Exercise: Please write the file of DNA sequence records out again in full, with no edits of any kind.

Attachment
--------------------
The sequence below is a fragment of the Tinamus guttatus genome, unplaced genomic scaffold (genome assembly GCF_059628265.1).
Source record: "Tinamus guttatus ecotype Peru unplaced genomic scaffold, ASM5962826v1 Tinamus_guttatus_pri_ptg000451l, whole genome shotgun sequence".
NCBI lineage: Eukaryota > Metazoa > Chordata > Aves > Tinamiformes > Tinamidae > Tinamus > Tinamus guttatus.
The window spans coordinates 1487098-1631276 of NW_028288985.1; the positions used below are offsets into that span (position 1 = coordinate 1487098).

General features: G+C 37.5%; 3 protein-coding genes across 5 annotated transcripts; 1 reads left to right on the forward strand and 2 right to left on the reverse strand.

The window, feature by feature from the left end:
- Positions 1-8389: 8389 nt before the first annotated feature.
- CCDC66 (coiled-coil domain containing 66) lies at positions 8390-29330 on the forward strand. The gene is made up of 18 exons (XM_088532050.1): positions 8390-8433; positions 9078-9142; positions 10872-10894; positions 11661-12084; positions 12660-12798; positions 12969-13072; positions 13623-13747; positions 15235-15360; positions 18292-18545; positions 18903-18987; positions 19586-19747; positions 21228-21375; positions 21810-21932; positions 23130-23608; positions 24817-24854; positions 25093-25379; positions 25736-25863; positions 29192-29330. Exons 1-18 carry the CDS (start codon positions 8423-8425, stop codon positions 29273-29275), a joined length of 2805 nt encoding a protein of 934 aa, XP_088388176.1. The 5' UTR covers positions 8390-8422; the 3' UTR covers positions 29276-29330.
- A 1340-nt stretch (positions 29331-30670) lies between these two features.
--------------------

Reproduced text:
The sequence below is a fragment of the Tinamus guttatus genome, unplaced genomic scaffold (genome assembly GCF_059628265.1).
Source record: "Tinamus guttatus ecotype Peru unplaced genomic scaffold, ASM5962826v1 Tinamus_guttatus_pri_ptg000451l, whole genome shotgun sequence".
NCBI lineage: Eukaryota > Metazoa > Chordata > Aves > Tinamiformes > Tinamidae > Tinamus > Tinamus guttatus.
The window spans coordinates 1487098-1631276 of NW_028288985.1; the positions used below are offsets into that span (position 1 = coordinate 1487098).

General features: G+C 37.5%; 3 protein-coding genes across 5 annotated transcripts; 1 reads left to right on the forward strand and 2 right to left on the reverse strand.

The window, feature by feature from the left end:
- Positions 1-8389: 8389 nt before the first annotated feature.
- CCDC66 (coiled-coil domain containing 66) lies at positions 8390-29330 on the forward strand. The gene is made up of 18 exons (XM_088532050.1): positions 8390-8433; positions 9078-9142; positions 10872-10894; positions 11661-12084; positions 12660-12798; positions 12969-13072; positions 13623-13747; positions 15235-15360; positions 18292-18545; positions 18903-18987; positions 19586-19747; positions 21228-21375; positions 21810-21932; positions 23130-23608; positions 24817-24854; positions 25093-25379; positions 25736-25863; positions 29192-29330. Exons 1-18 carry the CDS (start codon positions 8423-8425, stop codon positions 29273-29275), a joined length of 2805 nt encoding a protein of 934 aa, XP_088388176.1. The 5' UTR covers positions 8390-8422; the 3' UTR covers positions 29276-29330.
- A 1340-nt stretch (positions 29331-30670) lies between these two features.